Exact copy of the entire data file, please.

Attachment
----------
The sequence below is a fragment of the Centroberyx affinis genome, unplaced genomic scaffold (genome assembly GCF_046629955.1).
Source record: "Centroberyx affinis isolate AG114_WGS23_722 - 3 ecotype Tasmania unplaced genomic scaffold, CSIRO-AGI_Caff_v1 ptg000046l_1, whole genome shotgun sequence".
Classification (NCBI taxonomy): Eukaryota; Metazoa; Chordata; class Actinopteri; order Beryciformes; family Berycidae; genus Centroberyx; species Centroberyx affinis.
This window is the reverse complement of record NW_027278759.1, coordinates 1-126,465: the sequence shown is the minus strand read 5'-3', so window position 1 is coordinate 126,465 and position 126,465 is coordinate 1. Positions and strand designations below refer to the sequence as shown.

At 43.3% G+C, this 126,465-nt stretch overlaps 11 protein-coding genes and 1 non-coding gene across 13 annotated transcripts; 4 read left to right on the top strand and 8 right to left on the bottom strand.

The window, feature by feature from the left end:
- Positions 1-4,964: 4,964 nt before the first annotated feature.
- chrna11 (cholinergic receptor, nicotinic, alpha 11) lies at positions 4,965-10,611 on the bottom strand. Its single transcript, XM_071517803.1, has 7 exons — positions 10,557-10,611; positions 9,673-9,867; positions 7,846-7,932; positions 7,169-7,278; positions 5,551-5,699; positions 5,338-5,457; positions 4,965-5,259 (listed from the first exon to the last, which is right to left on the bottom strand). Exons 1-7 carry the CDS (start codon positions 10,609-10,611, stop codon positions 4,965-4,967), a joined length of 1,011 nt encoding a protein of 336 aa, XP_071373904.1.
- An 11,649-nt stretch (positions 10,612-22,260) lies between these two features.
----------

The sequence below is a fragment of the Centroberyx affinis genome, unplaced genomic scaffold (genome assembly GCF_046629955.1).
Source record: "Centroberyx affinis isolate AG114_WGS23_722 - 3 ecotype Tasmania unplaced genomic scaffold, CSIRO-AGI_Caff_v1 ptg000046l_1, whole genome shotgun sequence".
Classification (NCBI taxonomy): Eukaryota; Metazoa; Chordata; class Actinopteri; order Beryciformes; family Berycidae; genus Centroberyx; species Centroberyx affinis.
This window is the reverse complement of record NW_027278759.1, coordinates 1-126,465: the sequence shown is the minus strand read 5'-3', so window position 1 is coordinate 126,465 and position 126,465 is coordinate 1. Positions and strand designations below refer to the sequence as shown.

At 43.3% G+C, this 126,465-nt stretch overlaps 11 protein-coding genes and 1 non-coding gene across 13 annotated transcripts; 4 read left to right on the top strand and 8 right to left on the bottom strand.

The window, feature by feature from the left end:
- Positions 1-4,964: 4,964 nt before the first annotated feature.
- chrna11 (cholinergic receptor, nicotinic, alpha 11) lies at positions 4,965-10,611 on the bottom strand. Its single transcript, XM_071517803.1, has 7 exons — positions 10,557-10,611; positions 9,673-9,867; positions 7,846-7,932; positions 7,169-7,278; positions 5,551-5,699; positions 5,338-5,457; positions 4,965-5,259 (listed from the first exon to the last, which is right to left on the bottom strand). Exons 1-7 carry the CDS (start codon positions 10,609-10,611, stop codon positions 4,965-4,967), a joined length of 1,011 nt encoding a protein of 336 aa, XP_071373904.1.
- An 11,649-nt stretch (positions 10,612-22,260) lies between these two features.